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When motor vehicle accidents happen on the job, one of the first questions for auto accident attorneys is whether the injured party was an employee or an independent contractor. A recent Court of Appeals decision applies the economic reality test to make that decision.
Is a pig transportation semi-truck driver an employee or an independent contractor? The unpublished Court of Appeals opinion in Van Lieu v Farm Bureau Gen Ins Co of MI says that depends on the circumstances of the case, and how they fit into the economic reality test.
Roger C. Van Lieu was an experienced farmer and commercial truck driver. He had maintained a commercial driver’s license (CDL) since the late 1990s, and drove a truck for over 9 yeras. At the same time, he and his daughter maintained a dairy farm. In 2009, Van Lieu turned the operations of the farm over to his daughter and went to work full time as a semi-truck driver.
Three years later he signed on to work with Douglas Carpenter, the owner of Crooked Creek Farm, a grain and pig farm. He drove a Crooked Creek truck, delivering hogs to the slaughter plant and grain and corn to mills, all in Indiana. In between deliveries, he worked on the farm repairing equipment and farming the land.
Then, on August 12, 2013, Van Lieu was transporting hog manure on the Crooked Creek farm when strong winds blew the truck sideways, where it rolled into a ditch. He suffered a broken neck and broken back, head laceration, ear laceration, or a chipped bone in his right elbow.
Van Lieu filed a claim with Farm Bureau, his individual no-fault provider. Then Farm Bureau brought in AMCO Insurance Company, which insured Crooked Creek Farms, as a third-party defendant. The question, both for the trial court and on appeal, was whether Van Lieu qualified for employee benefits under AMCO Insurance Company. The Michigan No-Fault Act, MCL 500.3114(3) says:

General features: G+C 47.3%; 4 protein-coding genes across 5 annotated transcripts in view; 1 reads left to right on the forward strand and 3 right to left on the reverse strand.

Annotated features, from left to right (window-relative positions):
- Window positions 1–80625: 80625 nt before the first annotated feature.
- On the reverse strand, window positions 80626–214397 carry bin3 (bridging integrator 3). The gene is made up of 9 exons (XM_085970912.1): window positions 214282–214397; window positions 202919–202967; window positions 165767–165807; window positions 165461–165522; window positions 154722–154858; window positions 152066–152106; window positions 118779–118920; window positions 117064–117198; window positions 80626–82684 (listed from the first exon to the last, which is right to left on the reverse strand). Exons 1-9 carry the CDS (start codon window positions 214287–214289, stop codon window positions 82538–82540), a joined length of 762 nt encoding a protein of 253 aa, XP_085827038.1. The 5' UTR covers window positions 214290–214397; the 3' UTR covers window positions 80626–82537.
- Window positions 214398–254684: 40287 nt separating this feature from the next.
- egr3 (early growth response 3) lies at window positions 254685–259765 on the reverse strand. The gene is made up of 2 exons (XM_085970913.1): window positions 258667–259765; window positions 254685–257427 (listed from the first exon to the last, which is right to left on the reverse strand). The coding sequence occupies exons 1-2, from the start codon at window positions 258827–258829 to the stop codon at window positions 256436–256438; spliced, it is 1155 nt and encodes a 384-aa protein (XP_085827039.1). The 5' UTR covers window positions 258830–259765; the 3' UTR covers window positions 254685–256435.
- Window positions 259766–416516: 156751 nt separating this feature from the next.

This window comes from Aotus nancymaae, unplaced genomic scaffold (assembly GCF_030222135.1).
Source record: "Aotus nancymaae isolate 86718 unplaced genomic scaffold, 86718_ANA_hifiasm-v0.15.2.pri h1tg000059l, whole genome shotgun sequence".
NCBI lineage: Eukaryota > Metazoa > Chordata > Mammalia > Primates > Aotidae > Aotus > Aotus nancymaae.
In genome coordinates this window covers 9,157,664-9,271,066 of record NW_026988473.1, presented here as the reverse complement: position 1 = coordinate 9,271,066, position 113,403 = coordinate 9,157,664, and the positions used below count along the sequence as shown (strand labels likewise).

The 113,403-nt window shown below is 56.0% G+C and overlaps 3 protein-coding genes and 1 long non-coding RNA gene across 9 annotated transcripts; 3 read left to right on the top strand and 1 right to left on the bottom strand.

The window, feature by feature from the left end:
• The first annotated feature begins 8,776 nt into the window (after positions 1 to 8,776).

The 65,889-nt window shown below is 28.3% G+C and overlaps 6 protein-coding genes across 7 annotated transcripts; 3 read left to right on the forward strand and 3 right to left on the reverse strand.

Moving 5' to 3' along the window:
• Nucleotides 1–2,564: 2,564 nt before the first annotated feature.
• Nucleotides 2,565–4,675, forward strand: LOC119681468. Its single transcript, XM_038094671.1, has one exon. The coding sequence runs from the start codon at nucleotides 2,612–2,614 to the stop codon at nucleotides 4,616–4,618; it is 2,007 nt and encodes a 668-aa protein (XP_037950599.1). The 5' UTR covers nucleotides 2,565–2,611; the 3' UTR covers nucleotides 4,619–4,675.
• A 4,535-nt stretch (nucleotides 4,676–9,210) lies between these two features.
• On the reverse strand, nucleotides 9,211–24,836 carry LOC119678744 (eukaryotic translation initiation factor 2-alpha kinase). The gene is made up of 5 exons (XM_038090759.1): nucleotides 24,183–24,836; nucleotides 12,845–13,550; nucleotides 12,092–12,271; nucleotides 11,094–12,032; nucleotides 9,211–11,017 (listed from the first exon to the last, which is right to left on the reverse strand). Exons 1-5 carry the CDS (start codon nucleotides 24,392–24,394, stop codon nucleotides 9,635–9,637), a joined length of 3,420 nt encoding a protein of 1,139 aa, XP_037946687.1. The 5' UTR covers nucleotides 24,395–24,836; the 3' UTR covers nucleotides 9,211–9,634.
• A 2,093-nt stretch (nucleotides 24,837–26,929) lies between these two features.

“An employee . . . who suffers accidental bodily injury while an occupant of a motor vehicle owned or registered by the employer, shall receive personal protection insurance benefits . . . from the insurer of the furnished vehicle.”
But independent contractors are not considered employees for the Michigan No-Fault Act based on existing case law. Which auto insurance provider would be paying benefits depended on whether Van Lieu was an employee or an independent contractor based on the economic reality test.
The Court of Appeals explained that the economic realities test required the court to consider several factors:
In addition, courts may also consider:
When it came to Van Lieu and Crooked Creek, Van Lieu was paid $750 per week and worked 40-50 hours per week for the farm. He was awarded two weeks paid vacation after working for the farm for a year. Carpenter assigned deliveries and task lists for Van Lieu. Crooked Creek provided the semi-truck cab and trailer, and paid for gas, maintenance, and insurance on the vehicle. While Van Lieu set his own work schedule, he traditionally worked 8:30 to 5:00 at the farm between deliveries and communicated his schedule to Carpenter on a regular basis. Van Lieu didn’t do transportation for anyone else, and only farmed his own property in addition to Crooked Creek. Carpenter identified Van Lieu as an independent contractor, did not withdraw taxes from his pay, and issued him a 1099 each year, but he reserved the right to fire Van Lieu, rather than setting a firm end date.
The Michigan Court of Appeals thought the answer to the economic reality test was clear in Van Lieu’s case: He was an employee of Crooked Creek. It found that the first, third, and fourth mandatory factors and the first and second optional factors all favored employee status. It noted:
“While evidence showed that plaintiff’s pay-structure was more akin to an independent contractor–i.e. plaintiff received a 1099 form and Crooked Creek did not withhold income or payroll taxes–considering all of the other evidence, this alone did not leave open an issue on which reasonable minds could differ.”
The court’s decision that the economic reality outweighed an employer’s characterization puts an emphasis on the details of an employee’s work, not how they get paid. For plaintiffs’ attorneys, it is important not to take a worker’s employment characterization on face value. Auto accident attorneys should dig in to the details of the work done, the compensation received, and the degree of control an employer has over the work.
Don’t get caught having filed a claim with the wrong auto insurance company. Make sure your clients are covered by filing notices of claim with the individual no-fault provider and the employer’s insurance company.
David Christensen is an auto accident attorney at Christensen Law in Southfield, Michigan with over 25 years’ experience. If your client is facing a challenging no-fault claim, contact Christensen Law for a referral today.